Revisiting the population of Galactic open clusters
We present results of a study of the galactic open cluster populationbased on the all-sky catalogue ASCC-2.5 (I/280A) compiled from Tycho-2,Hipparcos and other catalogues. The sample of optical clusters fromASCC-2.5 is complete up to about 850 pc from the Sun. The symmetry planeof the clusters' distribution is determined to be at Z_0=-22±4pc, and the scale height of open clusters is only 56±3 pc. Thetotal surface density and volume density in the symmetry plane areΣ= 114 kpc-2 and D(Z_0)=1015 kpc-3,respectively. We find the total number of open clusters in the Galacticdisk to be of order of 105 at present. Fluctuations in thespatial and velocity distributions are attributed to the existence offour open cluster complexes (OCCs) of different ages containing up to afew tens of clusters. Members in an OCC show the same kinematicbehaviour, and a narrow age spread. We find, that the youngest clustercomplex, OCC 1 (log t<7.9), with 19 deg inclination to the Galacticplane, is apparently a signature of Gould's Belt. The most abundant OCC2 complex has moderate age (log t≈8.45). The clusters of thePerseus-Auriga group, having the same age as OCC 2, but differentkinematics are seen in breaks between Perseus-Auriga clouds. The oldest(log t≈8.85) and sparsest group was identified due to a large motionin the Galactic anticentre direction. Formation rate and lifetime ofopen clusters are found to be 0.23±0.03 kpc-2Myr-1 and 322±31 Myr, respectively. This implies atotal number of cluster generations in the history of the Galaxy between30 to 40. We estimate that less than about 10% of the total Galacticstellar disk population has ever passed an open cluster membership.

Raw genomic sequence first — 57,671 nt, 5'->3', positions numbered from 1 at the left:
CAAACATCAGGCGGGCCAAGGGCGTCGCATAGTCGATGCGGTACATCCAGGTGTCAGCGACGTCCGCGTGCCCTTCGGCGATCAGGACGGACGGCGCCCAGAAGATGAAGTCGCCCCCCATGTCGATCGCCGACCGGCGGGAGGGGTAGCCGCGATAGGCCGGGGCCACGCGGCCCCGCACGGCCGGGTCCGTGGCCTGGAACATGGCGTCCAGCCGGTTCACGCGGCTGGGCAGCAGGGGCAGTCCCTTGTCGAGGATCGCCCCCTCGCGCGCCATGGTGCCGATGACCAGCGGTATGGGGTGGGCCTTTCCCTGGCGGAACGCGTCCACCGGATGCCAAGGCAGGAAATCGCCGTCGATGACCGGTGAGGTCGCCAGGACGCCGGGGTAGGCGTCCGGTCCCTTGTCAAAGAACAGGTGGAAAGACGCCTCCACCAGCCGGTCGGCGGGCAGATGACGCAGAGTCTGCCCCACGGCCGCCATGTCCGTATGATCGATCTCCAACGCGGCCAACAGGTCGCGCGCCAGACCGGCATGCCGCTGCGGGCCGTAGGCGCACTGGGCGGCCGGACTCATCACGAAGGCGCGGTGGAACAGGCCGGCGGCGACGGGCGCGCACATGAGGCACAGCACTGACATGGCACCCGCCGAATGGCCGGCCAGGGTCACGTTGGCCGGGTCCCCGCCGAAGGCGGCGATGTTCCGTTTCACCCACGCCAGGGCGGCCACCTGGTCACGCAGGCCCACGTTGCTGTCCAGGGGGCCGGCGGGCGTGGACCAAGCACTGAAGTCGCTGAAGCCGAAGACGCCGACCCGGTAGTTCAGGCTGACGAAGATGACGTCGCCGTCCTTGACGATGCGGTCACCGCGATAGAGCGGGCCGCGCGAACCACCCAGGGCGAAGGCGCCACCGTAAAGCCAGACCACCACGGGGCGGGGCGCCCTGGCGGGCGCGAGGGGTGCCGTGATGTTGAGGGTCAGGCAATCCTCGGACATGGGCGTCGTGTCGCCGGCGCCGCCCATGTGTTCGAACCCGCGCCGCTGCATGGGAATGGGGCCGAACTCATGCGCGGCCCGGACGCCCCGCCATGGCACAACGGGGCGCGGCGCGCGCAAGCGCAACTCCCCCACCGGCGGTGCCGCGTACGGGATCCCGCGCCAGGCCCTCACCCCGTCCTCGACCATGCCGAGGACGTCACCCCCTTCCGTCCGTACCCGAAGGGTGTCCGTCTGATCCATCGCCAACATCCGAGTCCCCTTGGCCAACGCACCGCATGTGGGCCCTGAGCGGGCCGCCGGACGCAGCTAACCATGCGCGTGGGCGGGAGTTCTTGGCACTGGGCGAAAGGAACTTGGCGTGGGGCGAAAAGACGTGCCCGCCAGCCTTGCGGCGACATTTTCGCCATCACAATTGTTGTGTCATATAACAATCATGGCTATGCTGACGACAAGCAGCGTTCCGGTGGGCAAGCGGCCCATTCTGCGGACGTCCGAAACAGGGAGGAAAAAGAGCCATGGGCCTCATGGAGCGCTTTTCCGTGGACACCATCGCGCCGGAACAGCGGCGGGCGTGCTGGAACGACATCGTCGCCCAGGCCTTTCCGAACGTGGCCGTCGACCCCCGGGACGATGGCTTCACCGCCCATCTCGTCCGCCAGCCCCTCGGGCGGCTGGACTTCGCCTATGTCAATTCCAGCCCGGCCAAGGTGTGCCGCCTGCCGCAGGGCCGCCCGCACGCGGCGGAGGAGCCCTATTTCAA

Kinematics of the Gould belt based on open clusters.
Not Available

Astrophysical parameters of Galactic open clusters
We present a catalogue of astrophysical data for 520 Galactic openclusters. These are the clusters for which at least three most probablemembers (18 on average) could be identified in the ASCC-2.5, a catalogueof stars based on the Tycho-2 observations from the Hipparcos mission.We applied homogeneous methods and algorithms to determine angular sizesof cluster cores and coronae, heliocentric distances, mean propermotions, mean radial velocities, and ages. For the first time we derivedistances for 200 clusters, radial velocities for 94 clusters, and agesof 196 clusters. This homogeneous new parameter set is compared withearlier determinations, where we find, in particular, that the angularsizes were systematically underestimated in the literature.

Kinematic Peculiarities of Gould Belt Stars
We analyzed the space velocities of Gould Belt stars younger than 125Myr located at heliocentric distances < 650 pc. We determined therotation and expansion parameters of the Gould Belt by assuming theexistence of a single kinematic center whose direction was found to bethe following: lo = 128 deg and Ro = 150 pc. Thelinear velocities reach their maximum at a distance of ~300 pc from thecenter and are -6 km/s for the rotation (whose direction coincides withthe Galactic rotation) and +4 km/s for the expansion. The stellarrotation model used here is shown to give a more faithful description ofthe observed velocity field than the linear model based on the Oortconstants AG and BG. We present evidence that theyoung clusters beta Pic, Tuc/HorA, and TWA belong to the Gould Beltstructure.